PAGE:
What are the differences between LA Laker player Kobe Bryant and Detroit Lion center Dominic Raiola? One's black and one's white. One plays basketball and the other plays football. One has tasted the thrill of victory, while the other has known only the agony of defeat.
What do they have in common? Well, speaking of da feet, they both seem to have a way of sticking them in their own mouths sometimes. In other words, they don't know when to shut up. For over a decade Dominic Raiola has been a team leader and spokesman for -- arguably the sorriest professional franchise in the history of sports. His team is currently in yet another death spiral, but yet Raiola yammers on, calling out teammates and even some of the Lions' home town fans when they dare to say something he doesn't like. He appears to be a member of a very special outfit. The few, the proud, the clueless. Here's a semper fi up Dom's -- now the loser should shut up, and go hold somebody else he can't block. Better yet, hit that Suh guy that he practices against with a few cheap shots, stomp him when he's on the ground, then point at him, trash talk, and laugh as he's writhing in pain. Not only would poetic justice be done, but instead of being known as a lifelong sore loser, Raiola would be instantly transformed into a national hero. Can you imagine the media coverage that would get? Just a thought.
But this is about Kobe. Bryant's a hybrid between a flopper and a flapper. He'll flop on the basketball floor over like he's just been shot if an opposing player even breathes on him, and his gums never seem to quit flapping. He remind yours truly of a character played by the late, great Gilda Radner on Saturday Night Live from yesteryear. Roseanne Roseannadannah. Like RR used to say -- it's always something, then go off on another nonsensical incoherent rant -- much like this one, I suppose.
After yet another Lakers' loss to a team (Orlando Magic) they were supposed to be superior to, Kobe has called out teammate Pao Gasol and told him to "put his big boy pants on". During the latter stages of that game, when the Lakers were coming apart at the seams, Kobe thought Gasol could have played better. Problem is, while all that was happening, Gasol wasn't even in the game. Maybe I'm missing something here, but it would seem to be pretty tough for a player to make a difference in the game while he's sitting on the bench. Sure, Kobe would like to play every minute of every game, and he'd likely hoist up 20 shots for every assist he attempted to pass out, but big guys like Gasol need some rest once in a while. They get beat up near the basket by the other team's big guys, while Kobe stays out on the perimeter waiting for his next opportunity to throw up a long-distance off-balance shot, and hoping somebody dares to touch him, so he can pretend he just got clocked by a blitzing middle linebacker and go into another spasmodic flop of pseudo-agony -- only to miraculously hop up and go shoot free throws a few seconds later, as if nothing ever happened. And most times it didn't anyway.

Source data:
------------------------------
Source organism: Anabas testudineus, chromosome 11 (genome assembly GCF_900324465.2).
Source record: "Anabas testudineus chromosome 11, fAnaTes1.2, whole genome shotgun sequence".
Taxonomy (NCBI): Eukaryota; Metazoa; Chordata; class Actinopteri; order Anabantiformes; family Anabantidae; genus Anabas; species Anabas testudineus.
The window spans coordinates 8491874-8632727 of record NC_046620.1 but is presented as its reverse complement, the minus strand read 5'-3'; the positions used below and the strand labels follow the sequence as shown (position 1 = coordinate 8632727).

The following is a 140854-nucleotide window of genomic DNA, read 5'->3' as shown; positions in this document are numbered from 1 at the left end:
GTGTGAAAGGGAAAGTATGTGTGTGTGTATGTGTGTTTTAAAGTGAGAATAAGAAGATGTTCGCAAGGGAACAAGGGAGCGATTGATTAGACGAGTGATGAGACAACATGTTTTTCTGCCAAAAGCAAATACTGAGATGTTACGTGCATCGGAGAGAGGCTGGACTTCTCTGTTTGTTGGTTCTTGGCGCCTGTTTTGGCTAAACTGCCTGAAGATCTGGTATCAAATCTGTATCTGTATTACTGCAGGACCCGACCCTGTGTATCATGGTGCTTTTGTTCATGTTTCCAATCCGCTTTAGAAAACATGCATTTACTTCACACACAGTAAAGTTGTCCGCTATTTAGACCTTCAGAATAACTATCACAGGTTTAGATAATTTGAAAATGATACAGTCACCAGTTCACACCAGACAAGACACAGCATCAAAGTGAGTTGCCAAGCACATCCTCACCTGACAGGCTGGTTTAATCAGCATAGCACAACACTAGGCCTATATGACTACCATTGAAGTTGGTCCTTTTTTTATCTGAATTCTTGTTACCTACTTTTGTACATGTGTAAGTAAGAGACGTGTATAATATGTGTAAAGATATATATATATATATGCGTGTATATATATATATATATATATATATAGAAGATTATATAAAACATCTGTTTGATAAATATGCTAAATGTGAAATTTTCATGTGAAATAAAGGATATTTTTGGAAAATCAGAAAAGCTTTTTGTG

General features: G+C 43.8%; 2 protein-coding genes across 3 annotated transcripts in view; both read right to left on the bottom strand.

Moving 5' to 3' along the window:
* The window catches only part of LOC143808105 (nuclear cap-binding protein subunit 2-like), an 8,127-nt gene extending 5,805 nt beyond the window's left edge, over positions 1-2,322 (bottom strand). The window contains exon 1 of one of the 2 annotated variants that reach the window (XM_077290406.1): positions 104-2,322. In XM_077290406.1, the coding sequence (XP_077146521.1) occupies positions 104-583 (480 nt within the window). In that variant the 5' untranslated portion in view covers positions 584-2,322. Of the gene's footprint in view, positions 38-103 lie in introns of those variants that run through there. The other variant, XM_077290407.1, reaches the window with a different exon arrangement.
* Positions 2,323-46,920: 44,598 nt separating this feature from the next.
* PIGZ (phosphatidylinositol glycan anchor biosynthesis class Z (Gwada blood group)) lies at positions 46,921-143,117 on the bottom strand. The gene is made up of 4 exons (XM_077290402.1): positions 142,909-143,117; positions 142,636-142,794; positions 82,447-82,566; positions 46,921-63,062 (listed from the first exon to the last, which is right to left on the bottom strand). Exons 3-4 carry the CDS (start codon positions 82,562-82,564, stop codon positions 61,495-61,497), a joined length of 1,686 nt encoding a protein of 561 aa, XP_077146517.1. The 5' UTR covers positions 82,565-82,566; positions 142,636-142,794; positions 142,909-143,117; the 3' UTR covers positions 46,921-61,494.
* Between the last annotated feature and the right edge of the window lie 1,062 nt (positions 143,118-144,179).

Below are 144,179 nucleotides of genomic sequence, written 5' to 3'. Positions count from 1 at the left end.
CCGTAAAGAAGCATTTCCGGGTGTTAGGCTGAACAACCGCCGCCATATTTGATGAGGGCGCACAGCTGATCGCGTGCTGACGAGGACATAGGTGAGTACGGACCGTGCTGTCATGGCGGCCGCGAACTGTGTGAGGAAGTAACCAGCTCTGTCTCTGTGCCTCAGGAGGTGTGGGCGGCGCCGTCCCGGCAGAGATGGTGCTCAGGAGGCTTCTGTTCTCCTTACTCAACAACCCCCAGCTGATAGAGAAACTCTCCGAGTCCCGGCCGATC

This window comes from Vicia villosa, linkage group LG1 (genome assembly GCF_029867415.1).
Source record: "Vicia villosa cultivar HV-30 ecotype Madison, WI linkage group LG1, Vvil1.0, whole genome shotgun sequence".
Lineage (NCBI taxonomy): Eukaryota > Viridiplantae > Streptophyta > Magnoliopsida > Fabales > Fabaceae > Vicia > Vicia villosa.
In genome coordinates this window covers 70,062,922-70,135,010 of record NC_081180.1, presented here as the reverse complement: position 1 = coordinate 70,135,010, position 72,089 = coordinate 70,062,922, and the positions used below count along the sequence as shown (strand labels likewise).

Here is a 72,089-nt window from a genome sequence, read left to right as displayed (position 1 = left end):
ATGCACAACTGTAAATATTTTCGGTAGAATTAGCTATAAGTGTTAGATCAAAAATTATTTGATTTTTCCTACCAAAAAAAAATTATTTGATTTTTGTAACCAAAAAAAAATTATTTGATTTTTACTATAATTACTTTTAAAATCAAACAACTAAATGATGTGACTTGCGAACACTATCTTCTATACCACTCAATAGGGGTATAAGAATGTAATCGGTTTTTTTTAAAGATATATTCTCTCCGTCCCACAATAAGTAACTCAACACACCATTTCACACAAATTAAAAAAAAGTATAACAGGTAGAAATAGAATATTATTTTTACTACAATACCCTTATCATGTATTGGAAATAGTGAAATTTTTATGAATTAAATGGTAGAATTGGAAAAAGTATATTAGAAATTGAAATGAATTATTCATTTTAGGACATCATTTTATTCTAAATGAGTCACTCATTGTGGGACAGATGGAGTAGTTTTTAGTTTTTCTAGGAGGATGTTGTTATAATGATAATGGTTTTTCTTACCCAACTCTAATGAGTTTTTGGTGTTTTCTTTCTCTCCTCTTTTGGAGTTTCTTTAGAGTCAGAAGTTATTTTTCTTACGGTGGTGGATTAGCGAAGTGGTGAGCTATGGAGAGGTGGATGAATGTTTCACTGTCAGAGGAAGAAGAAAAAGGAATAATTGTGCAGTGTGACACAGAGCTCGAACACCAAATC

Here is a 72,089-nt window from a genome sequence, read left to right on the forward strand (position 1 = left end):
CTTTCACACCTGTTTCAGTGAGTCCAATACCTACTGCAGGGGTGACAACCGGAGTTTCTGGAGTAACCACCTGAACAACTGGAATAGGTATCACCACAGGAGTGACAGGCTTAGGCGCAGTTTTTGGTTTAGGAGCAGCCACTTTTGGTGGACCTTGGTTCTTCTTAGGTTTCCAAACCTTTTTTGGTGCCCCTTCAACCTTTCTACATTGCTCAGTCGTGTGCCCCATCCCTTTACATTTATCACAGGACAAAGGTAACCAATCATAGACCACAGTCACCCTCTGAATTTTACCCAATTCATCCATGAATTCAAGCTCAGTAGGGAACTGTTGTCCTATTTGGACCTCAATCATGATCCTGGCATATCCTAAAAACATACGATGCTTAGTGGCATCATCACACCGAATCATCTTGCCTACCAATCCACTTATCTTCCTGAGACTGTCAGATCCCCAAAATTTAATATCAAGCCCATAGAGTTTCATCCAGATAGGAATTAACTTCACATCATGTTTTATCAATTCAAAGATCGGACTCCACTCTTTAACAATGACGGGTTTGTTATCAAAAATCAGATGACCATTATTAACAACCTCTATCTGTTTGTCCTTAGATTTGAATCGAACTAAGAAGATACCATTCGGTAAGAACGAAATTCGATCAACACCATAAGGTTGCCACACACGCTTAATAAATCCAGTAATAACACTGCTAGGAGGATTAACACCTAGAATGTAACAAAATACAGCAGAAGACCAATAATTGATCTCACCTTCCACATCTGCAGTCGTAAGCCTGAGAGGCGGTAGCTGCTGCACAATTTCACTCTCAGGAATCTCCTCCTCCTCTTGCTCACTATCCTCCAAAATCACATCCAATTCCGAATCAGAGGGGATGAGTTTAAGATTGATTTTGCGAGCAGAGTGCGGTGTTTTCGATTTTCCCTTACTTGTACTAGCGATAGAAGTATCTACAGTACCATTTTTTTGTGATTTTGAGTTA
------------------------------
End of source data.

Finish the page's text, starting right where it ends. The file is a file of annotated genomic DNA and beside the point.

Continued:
My take? If Kobe wants Gasol to "put his big boy pants on", then Kobe should "shut his little boy mouth", especially when he doesn't know what he's talking about, which seems to be often.
Kobe seems to think the LA Lakers are "his" team. In that respect, he's delusional. They belong to a guy named Jerry Buss, and JB can throw KB under the bus in LA-LA land any time he feels like it. He needs only make one phone call and the flopper/flapper would have played his last game for the Lakers.
Don't think for a minute Jerry Buss doesn't have the cajones to do just that if he wearies of Kobe and his antics. He most certainly does. Kobe's costing him about $30 million a year, serious change even to a billionaire, and if Bryant gets to be more trouble than he's worth, Buss might just make that phone call.
Look at what happened just recently with the Laker head coaching position. After Mike Brown quickly showed himself incapable of leading the team, he was shown out of town. See ya. Former LA coach Phil Jackson, who had proven himself capable of not only managing the circus act and egos in LA, but guiding them to championships, was considering doing a Brett Favre style return act, to once again lead them to the promised land. Most everybody thought that was a given. Good grief, the Zen Master has even been shacking up with owner Jerry Buss's daughter Jeanie for several years. Buss could be considered almost like a father-in-law to him. But guess what? Phil wanted to think about it for a while. He got cocky, just like Kobe is now. We know what happened or, more properly, didn't happen to Phil. Snooze ya lose, and the job was given to Mark Dantonio. Whether MD turns out to be a successful coach with that team remains to be seen, but Phil's history.
Such are the business decisions billionaires make sometimes. They may have a genuine personal fondness for a player, or perhaps it might even be a member of their family (sort of), but hey, it's business. One way or the other, just about everybody's expendable.
Including Kobe Bean Bryant. Obviously he hasn't figured that out yet. The "black mamba" still thinks he rules in LA. If he wakes up one day and finds himself traded to, say, Cleveland, Washington or Charlotte, then maybe whatever lightbulb he has between his ears will finally start to illuminate his brain, rather than power his mouth -- but it will be too late. Over is over.
In the meantime, for the sake of their fans, the sake of their teammates, the sake of their ownership, the sake of the sports world, and for the sake of all mankind in general, here's hoping Kobe Bryant, Dominic Raiola, and others like them can do just one little thing that seems simple enough.
They're making obscene amounts of money for playing a game. So go play, and play hard.
But shut up.